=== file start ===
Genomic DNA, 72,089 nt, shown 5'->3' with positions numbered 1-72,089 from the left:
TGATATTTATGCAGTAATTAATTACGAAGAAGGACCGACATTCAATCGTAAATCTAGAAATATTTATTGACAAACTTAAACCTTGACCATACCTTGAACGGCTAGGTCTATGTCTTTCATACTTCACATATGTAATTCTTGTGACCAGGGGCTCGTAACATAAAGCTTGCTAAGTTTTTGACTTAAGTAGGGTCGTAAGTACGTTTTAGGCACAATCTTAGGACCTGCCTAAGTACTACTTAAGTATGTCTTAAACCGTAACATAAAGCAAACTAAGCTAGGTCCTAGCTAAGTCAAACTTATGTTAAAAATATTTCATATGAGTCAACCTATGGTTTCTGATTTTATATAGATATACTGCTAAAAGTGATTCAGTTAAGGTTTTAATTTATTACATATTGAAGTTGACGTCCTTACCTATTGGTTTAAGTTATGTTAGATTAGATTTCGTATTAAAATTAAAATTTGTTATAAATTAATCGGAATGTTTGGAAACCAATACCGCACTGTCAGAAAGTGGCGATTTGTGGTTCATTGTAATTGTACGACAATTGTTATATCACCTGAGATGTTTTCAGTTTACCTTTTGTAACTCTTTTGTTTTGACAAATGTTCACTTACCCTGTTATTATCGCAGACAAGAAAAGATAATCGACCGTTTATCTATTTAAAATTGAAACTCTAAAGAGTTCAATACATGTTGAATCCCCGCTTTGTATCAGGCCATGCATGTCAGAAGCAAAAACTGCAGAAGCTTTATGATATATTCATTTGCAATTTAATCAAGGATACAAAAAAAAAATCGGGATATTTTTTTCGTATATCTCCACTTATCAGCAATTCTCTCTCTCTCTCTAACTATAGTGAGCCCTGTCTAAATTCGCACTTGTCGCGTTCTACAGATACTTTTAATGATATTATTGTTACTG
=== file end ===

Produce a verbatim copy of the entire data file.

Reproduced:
Genomic DNA, 72,089 nt, shown 5'->3' with positions numbered 1-72,089 from the left:
TGATATTTATGCAGTAATTAATTACGAAGAAGGACCGACATTCAATCGTAAATCTAGAAATATTTATTGACAAACTTAAACCTTGACCATACCTTGAACGGCTAGGTCTATGTCTTTCATACTTCACATATGTAATTCTTGTGACCAGGGGCTCGTAACATAAAGCTTGCTAAGTTTTTGACTTAAGTAGGGTCGTAAGTACGTTTTAGGCACAATCTTAGGACCTGCCTAAGTACTACTTAAGTATGTCTTAAACCGTAACATAAAGCAAACTAAGCTAGGTCCTAGCTAAGTCAAACTTATGTTAAAAATATTTCATATGAGTCAACCTATGGTTTCTGATTTTATATAGATATACTGCTAAAAGTGATTCAGTTAAGGTTTTAATTTATTACATATTGAAGTTGACGTCCTTACCTATTGGTTTAAGTTATGTTAGATTAGATTTCGTATTAAAATTAAAATTTGTTATAAATTAATCGGAATGTTTGGAAACCAATACCGCACTGTCAGAAAGTGGCGATTTGTGGTTCATTGTAATTGTACGACAATTGTTATATCACCTGAGATGTTTTCAGTTTACCTTTTGTAACTCTTTTGTTTTGACAAATGTTCACTTACCCTGTTATTATCGCAGACAAGAAAAGATAATCGACCGTTTATCTATTTAAAATTGAAACTCTAAAGAGTTCAATACATGTTGAATCCCCGCTTTGTATCAGGCCATGCATGTCAGAAGCAAAAACTGCAGAAGCTTTATGATATATTCATTTGCAATTTAATCAAGGATACAAAAAAAAAATCGGGATATTTTTTTCGTATATCTCCACTTATCAGCAATTCTCTCTCTCTCTCTAACTATAGTGAGCCCTGTCTAAATTCGCACTTGTCGCGTTCTACAGATACTTTTAATGATATTATTGTTACTG